June 2016
Volume 57, Issue 7
Open Access
Cornea  |   June 2016
Longitudinal Changes to Tight Junction Expression and Endothelial Cell Integrity in a Mouse Model of Sterile Corneal Inflammation
Author Affiliations & Notes
  • Laura E. Downie
    Department of Optometry and Vision Sciences Faculty of Medicine, Dentistry and Health Sciences, University of Melbourne, Parkville, Victoria, Australia
  • Janet Choi
    Department of Optometry and Vision Sciences Faculty of Medicine, Dentistry and Health Sciences, University of Melbourne, Parkville, Victoria, Australia
  • Jeremiah K. H. Lim
    Department of Optometry and Vision Sciences Faculty of Medicine, Dentistry and Health Sciences, University of Melbourne, Parkville, Victoria, Australia
  • Holly R. Chinnery
    Department of Optometry and Vision Sciences Faculty of Medicine, Dentistry and Health Sciences, University of Melbourne, Parkville, Victoria, Australia
  • Correspondence: Holly R. Chinnery, Department of Optometry and Vision Sciences, University of Melbourne, Parkville, Victoria 3010, Australia; holly.chinnery@unimelb.edu.au
Investigative Ophthalmology & Visual Science June 2016, Vol.57, 3477-3484. doi:10.1167/iovs.15-19005
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      Laura E. Downie, Janet Choi, Jeremiah K. H. Lim, Holly R. Chinnery; Longitudinal Changes to Tight Junction Expression and Endothelial Cell Integrity in a Mouse Model of Sterile Corneal Inflammation. Invest. Ophthalmol. Vis. Sci. 2016;57(7):3477-3484. doi: 10.1167/iovs.15-19005.

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      © ARVO (1962-2015); The Authors (2016-present)

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Abstract

Purpose: We previously reported that applying toll-like receptor (TLR) ligands to an injured cornea induces corneal edema at 24 hours, which subsides by 1 week. We tested the hypotheses that endothelial expression of the tight-junction protein, zonula occludens-1 (ZO-1), would be altered during experimental sterile corneal inflammation and that endothelial cell density (ECD) would remain unaffected.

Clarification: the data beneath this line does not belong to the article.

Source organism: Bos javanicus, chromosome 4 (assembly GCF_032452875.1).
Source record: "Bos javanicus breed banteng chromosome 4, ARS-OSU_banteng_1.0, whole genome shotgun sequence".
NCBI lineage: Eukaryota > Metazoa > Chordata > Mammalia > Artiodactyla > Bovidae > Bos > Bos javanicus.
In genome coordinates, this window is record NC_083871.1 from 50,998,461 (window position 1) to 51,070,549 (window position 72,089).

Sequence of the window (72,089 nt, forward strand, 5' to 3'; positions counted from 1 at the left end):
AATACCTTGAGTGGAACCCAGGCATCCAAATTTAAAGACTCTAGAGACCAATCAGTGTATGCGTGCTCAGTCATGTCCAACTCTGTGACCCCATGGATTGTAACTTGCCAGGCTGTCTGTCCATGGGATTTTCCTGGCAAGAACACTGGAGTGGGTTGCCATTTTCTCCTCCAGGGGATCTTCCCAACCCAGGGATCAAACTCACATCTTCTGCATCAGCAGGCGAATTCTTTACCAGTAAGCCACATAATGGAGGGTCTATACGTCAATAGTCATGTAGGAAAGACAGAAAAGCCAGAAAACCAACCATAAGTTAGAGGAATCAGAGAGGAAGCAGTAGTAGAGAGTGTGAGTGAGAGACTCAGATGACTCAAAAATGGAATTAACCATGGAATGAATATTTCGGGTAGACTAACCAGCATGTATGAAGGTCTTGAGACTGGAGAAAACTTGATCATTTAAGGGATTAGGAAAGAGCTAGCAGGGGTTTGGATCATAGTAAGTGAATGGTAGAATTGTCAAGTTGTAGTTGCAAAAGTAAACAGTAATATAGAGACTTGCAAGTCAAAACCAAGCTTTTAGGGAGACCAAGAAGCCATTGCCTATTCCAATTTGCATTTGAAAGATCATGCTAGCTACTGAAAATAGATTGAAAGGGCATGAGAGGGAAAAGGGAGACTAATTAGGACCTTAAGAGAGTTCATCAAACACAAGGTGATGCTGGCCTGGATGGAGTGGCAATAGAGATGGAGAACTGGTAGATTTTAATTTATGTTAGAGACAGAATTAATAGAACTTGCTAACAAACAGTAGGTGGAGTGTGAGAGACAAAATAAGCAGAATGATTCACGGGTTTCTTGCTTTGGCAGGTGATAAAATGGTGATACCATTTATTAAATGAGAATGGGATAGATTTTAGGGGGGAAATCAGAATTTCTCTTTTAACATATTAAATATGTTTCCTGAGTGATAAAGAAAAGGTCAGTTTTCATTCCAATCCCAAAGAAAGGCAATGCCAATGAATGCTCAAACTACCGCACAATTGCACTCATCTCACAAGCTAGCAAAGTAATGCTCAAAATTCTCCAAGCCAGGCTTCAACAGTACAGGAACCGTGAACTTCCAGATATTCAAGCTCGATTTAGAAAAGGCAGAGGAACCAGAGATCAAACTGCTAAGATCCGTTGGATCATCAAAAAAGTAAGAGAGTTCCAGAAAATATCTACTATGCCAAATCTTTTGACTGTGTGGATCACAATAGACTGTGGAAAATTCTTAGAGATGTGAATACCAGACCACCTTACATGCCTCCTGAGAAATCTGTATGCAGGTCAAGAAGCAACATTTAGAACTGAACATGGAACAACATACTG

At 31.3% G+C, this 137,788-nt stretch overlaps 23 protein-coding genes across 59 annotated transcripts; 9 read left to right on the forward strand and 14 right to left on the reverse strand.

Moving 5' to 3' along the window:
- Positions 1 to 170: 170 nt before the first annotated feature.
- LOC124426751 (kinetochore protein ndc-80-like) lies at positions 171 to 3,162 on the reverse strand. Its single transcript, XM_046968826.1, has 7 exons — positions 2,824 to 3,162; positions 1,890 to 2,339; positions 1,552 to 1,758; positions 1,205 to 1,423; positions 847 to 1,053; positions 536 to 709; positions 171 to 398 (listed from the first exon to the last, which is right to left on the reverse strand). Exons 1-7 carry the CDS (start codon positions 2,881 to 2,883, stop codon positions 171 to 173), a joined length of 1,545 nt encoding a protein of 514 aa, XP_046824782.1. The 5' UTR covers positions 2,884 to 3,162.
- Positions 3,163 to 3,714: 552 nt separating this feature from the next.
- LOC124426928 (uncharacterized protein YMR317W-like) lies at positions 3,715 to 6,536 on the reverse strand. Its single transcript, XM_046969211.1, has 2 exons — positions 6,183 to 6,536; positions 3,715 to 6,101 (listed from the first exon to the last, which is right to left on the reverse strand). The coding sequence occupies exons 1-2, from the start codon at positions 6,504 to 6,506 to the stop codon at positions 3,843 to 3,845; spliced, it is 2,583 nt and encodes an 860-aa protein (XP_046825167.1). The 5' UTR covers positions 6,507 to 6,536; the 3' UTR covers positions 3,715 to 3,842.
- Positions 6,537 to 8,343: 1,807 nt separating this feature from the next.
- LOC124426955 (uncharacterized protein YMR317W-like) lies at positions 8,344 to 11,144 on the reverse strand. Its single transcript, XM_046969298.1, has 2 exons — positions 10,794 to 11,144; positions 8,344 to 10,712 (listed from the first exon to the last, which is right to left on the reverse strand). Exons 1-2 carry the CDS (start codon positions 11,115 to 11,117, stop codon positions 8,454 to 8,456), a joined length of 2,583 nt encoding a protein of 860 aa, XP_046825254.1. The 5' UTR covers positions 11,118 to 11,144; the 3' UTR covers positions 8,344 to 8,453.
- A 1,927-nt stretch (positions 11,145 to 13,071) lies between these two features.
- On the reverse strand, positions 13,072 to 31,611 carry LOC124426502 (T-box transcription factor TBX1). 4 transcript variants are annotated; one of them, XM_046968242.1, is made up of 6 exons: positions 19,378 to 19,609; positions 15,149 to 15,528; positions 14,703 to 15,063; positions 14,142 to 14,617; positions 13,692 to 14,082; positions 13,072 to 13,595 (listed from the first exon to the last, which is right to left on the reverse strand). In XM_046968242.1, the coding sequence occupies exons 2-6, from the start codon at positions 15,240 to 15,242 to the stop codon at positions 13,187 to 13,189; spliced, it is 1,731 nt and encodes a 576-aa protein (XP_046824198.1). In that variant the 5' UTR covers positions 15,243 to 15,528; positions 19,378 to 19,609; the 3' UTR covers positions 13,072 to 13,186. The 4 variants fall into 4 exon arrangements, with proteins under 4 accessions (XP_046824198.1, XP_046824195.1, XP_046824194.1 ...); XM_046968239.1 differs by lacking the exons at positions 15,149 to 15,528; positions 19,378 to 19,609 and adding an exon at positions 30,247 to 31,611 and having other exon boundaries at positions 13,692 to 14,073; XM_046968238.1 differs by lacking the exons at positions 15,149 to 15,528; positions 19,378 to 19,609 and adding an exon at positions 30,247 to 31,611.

Methods: Anesthetized C57BL/6J mice received central 1-mm corneal abrasions followed by topical application of saline or cytosine-phosphate-guanosine oligodeoxynucleotide (CpG-ODN, TLR-9 agonist). At 24 hours, 1 week and 4 weeks post treatment, spectral-domain optical coherence tomography images were captured. Eyes were enucleated and processed for zonula occludens-1 (ZO-1) immunofluorescent staining. Corneal flatmounts were analyzed for endothelial ZO-1 expression, cell density, polymegethism, and polymorphism. Corneal stromal inflammatory cell infiltration was evaluated at 4 weeks by immunostaining for CD45.

Results: Central corneal thickness (CCT) was increased in CpG-ODN treated eyes at 24 hours, had normalized by 1 week, but was again thickened by 4 weeks. In eyes with CpG-ODN, endothelial cell ZO-1 expression was reduced at 24 hours but returned to normal levels by 1 week. Endothelial cell density was not altered at 24 hours or 1 week. By 4 weeks, only CpG-ODN eyes showed relatively reduced ECD, as well as large numbers of CD45+ cells in the stroma. Changes to ECD correlated with CCT (r = −0.53, P < 0.01). Compared with naïve controls, more saline- and CpG-ODN–treated eyes exhibited polymegethism.

Conclusions: This study provides novel insights into the interplay between endothelial cell integrity, corneal edema, and chronic stromal leukocyte activation during sterile corneal inflammation in mice.

The integrity of the corneal endothelium is critical for the maintenance of stromal hydration and transparency. Injury or inflammation to this nonregenerative cell monolayer can have serious negative impacts upon corneal transparency and vision. Excluding corneal dystrophies, a range of inflammatory-mediated conditions, such as infectious keratitis,1 anterior uveitis,2 corneal graft rejection,3 and dry eye disease4 can affect the integrity of the corneal endothelium. Owing to the availability of noninvasive clinical imaging modalities, including slit lamp biomicroscopy and confocal laser scanning ophthalmoscopy,5 the corneal endothelium can be readily visualized and monitored during the course of disease or inflammatory processes in humans and rodents. Furthermore, corneal endothelial integrity can be assessed indirectly by monitoring corneal edema in mice using spectral-domain optical coherence tomography (SD-OCT).6 
Breakdown in endothelial tight junctions is associated with impaired ability of the cornea to control fluid uptake from the anterior chamber, leading to corneal edema and compromised light transmittance.7 Epithelial stress, including hypoxia, is associated with aberrant expression of tight junctions between endothelial cells.8 In studies of bovine endothelial cell cultures, exposure to the proinflammatory cytokine TNF-α causes a discontinuation of the apical endothelial tight junction protein zonula occludens-1 (ZO-1) and loss of transendothelial electrical resistance.9 In similar studies, TNF-α–induced impairment of the endothelial tight junctions can be experimentally abrogated by inhibition of matrix metalloproteinase-9 (MMP-9).10 In light of the ability of proinflammatory cytokines to affect tight junction expression in the corneal endothelium, we investigated the consequences of sterile, innate inflammation in the mouse cornea following topical application of the toll-like receptor (TLR)-9 agonist, cytosine-phosphate-guanosine (CpG)-DNA.